Fatalities in a Gulf of Mexico platform capsize could have been avoided if the crew and workers had been supplied with inexpensive lifesaving PLBs.
In April 2021, the US-flagged liftboat SEACOR Power capsized seven miles off the coast of Louisiana, USA, in a severe thunderstorm. Eleven crew and eight offshore workers were aboard at the time. Search and rescue efforts — which were hampered by 40kn winds and 12ft seas — persisted throughout the night and into the next day. Six personnel were rescued and the bodies of six fatalities were recovered. The bodies of the seven other men were never found. The platform vessel, valued at $25m, was a total constructive loss.
A common sight in the relatively shallow waters of the Gulf of Mexico, liftboats are three- or four-legged self-propelled, self-elevating vessels used in the installation and maintenance of offshore infrastructure. After carrying equipment and personnel to a facility, they can elevate their hull clear of the water to provide a stable work platform. Apart from the expansive decks area, they are also usually equipped with an accommodation block, cranes and a helideck.
While enroute to the Mississippi Delta the 167ft by 103ft vessel was hit by a series of increasingly intense squalls as it proceeded at three knots using all four of its propulsion engines, each one driving a propeller. Within minutes it was engulfed in ‘white out’ conditions. They slowed the engines and decided to ‘soft tag’ the platform — a routine lowering of the legs until they just touch the seafloor in order to act as an anchor.
As the legs were being lowered the vessel was steered into the wind to reduce its speed so that the leg pads wouldn’t be damaged when they connected with the seafloor.
The vessel, however, quickly heeled over much more than expected and began rocking from side to side. At the same time, water started coming into the galley. When the angle of heel reached 5°, the captain took the wheel and throttles in an attempt to get the vessel back on track, while ordering everyone to don lifejackets. But the rate of heel increased until SEACOR Power capsized onto its starboard side, coming to rest in 50ft of water.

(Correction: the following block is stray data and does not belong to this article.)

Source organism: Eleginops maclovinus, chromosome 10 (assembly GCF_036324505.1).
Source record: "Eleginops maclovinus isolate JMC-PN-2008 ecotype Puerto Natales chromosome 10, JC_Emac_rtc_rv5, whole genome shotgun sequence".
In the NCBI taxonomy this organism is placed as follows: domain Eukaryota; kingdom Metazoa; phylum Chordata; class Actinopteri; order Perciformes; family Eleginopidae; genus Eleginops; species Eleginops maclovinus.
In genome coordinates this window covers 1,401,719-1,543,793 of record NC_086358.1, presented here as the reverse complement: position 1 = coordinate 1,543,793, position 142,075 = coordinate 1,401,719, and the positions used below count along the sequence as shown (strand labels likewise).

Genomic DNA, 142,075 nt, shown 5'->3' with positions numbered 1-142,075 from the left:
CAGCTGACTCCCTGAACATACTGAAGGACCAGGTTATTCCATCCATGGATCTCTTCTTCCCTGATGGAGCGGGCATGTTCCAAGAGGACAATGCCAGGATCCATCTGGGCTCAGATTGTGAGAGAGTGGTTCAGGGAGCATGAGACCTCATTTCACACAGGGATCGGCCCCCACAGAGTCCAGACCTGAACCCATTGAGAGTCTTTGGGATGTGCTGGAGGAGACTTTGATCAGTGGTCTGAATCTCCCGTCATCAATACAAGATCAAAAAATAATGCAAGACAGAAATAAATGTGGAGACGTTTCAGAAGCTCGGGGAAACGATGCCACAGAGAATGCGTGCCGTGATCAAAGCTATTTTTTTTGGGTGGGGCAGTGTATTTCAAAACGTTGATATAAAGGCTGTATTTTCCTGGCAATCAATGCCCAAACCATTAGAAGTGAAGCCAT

The vessel eventually broke apart. The forward part of the hull, with the engine room, was recovered and brought ashore, along with portions of the legs. The remaining sections, including the accommodation block, sank to the seabed silt and could not be recovered.
Nine of the 19 people onboard survived the initial capsizing. Of these, three were able to don lifejackets but were swept away by the seas. Two of those drifted more than four miles from the site of the incident after being in the water for two hours.
The remaining six made their way onto the lower decks (four without lifejackets). Three of those were washed overboard but successfully rescued. The remaining three did not survive.
Pre-accident photo of Seacor Power (left) in the lifted configuration, alongside an offshore platform. Credit: Seacor Marine
An accident investigation report by the USA’s National Transportation Safety Board (NTSB) found that the speed at which SEACOR Power capsized and the angle at which it came to rest made evacuating the structure difficult and dangerous. The high winds and challenging seas also hampered rescue efforts, as did underwater and overhead obstructions created by the liftboat’s upturned broken structure, which prevented surface and air resources getting close enough to rescue personnel straight from the wreck. Importantly, the investigators also found that none of the survivors were equipped with PLBs (personal locator beacons) or SENDs (satellite emergency notification devices).
The NTSB report concludes that the capsizing occurred when SEACOR Power was struck by conditions that exceeded its operational limits, causing a loss of stability. The weather forecast provided to the crew by the vessel’s operator on the morning of the incident was insufficient for weather-related decisions. The US Coast Guard’s local navigational telex site was also down at the time, which meant that the crew did not receive a Special Marine Warning outlining the severity of the incoming storm conditions.
Although SEACOR Power met all required stability criteria, its trim at the time of the accident decreased its ability to resist a capsize after its turn to port, which, along with its speed through the water, shifting equipment and leg movement, induced the catastrophic motion.
The NTSB has recommended that the US Coast Guard develops procedures to inform mariners in affected areas whenever there is an outage at a navigational broadcasting site, and that it modifies liftboat stability regulations to require even greater stability for all new liftboat vessels. The NTSB has also called on the US Coast Guard to ensure that all personnel employed on US-flagged vessels are provided with PLBs to enhance their chances of survival in a similar incident.
Dennis O’Neill is a freelance journalist specialising in maritime.